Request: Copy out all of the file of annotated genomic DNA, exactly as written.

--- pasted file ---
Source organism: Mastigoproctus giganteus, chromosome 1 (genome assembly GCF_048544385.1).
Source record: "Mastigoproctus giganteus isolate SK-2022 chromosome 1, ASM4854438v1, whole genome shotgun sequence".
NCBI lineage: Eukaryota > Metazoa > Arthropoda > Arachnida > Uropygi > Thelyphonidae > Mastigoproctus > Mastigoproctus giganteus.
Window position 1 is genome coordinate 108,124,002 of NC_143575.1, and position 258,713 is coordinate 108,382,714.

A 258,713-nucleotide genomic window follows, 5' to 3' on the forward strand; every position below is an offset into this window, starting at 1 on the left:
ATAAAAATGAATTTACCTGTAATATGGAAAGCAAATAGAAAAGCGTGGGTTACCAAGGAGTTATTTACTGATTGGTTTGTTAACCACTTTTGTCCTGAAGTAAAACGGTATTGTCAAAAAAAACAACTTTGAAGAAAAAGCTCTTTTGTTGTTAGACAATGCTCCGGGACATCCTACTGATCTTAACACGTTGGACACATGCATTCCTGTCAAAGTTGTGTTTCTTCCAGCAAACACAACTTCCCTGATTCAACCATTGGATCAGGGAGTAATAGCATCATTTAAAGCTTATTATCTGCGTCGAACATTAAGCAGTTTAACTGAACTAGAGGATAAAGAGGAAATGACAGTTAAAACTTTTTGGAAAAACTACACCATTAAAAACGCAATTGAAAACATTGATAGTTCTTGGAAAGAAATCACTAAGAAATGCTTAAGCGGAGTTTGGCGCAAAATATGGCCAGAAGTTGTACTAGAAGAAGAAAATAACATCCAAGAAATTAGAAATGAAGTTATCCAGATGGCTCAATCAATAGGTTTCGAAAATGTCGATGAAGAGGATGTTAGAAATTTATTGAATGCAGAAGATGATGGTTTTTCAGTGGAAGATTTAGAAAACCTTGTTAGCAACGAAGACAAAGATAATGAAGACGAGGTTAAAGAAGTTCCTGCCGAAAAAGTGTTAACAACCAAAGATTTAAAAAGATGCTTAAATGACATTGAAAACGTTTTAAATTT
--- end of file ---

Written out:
Source organism: Mastigoproctus giganteus, chromosome 1 (genome assembly GCF_048544385.1).
Source record: "Mastigoproctus giganteus isolate SK-2022 chromosome 1, ASM4854438v1, whole genome shotgun sequence".
NCBI lineage: Eukaryota > Metazoa > Arthropoda > Arachnida > Uropygi > Thelyphonidae > Mastigoproctus > Mastigoproctus giganteus.
Window position 1 is genome coordinate 108,124,002 of NC_143575.1, and position 258,713 is coordinate 108,382,714.

A 258,713-nucleotide genomic window follows, 5' to 3' on the forward strand; every position below is an offset into this window, starting at 1 on the left:
ATAAAAATGAATTTACCTGTAATATGGAAAGCAAATAGAAAAGCGTGGGTTACCAAGGAGTTATTTACTGATTGGTTTGTTAACCACTTTTGTCCTGAAGTAAAACGGTATTGTCAAAAAAAACAACTTTGAAGAAAAAGCTCTTTTGTTGTTAGACAATGCTCCGGGACATCCTACTGATCTTAACACGTTGGACACATGCATTCCTGTCAAAGTTGTGTTTCTTCCAGCAAACACAACTTCCCTGATTCAACCATTGGATCAGGGAGTAATAGCATCATTTAAAGCTTATTATCTGCGTCGAACATTAAGCAGTTTAACTGAACTAGAGGATAAAGAGGAAATGACAGTTAAAACTTTTTGGAAAAACTACACCATTAAAAACGCAATTGAAAACATTGATAGTTCTTGGAAAGAAATCACTAAGAAATGCTTAAGCGGAGTTTGGCGCAAAATATGGCCAGAAGTTGTACTAGAAGAAGAAAATAACATCCAAGAAATTAGAAATGAAGTTATCCAGATGGCTCAATCAATAGGTTTCGAAAATGTCGATGAAGAGGATGTTAGAAATTTATTGAATGCAGAAGATGATGGTTTTTCAGTGGAAGATTTAGAAAACCTTGTTAGCAACGAAGACAAAGATAATGAAGACGAGGTTAAAGAAGTTCCTGCCGAAAAAGTGTTAACAACCAAAGATTTAAAAAGATGCTTAAATGACATTGAAAACGTTTTAAATTT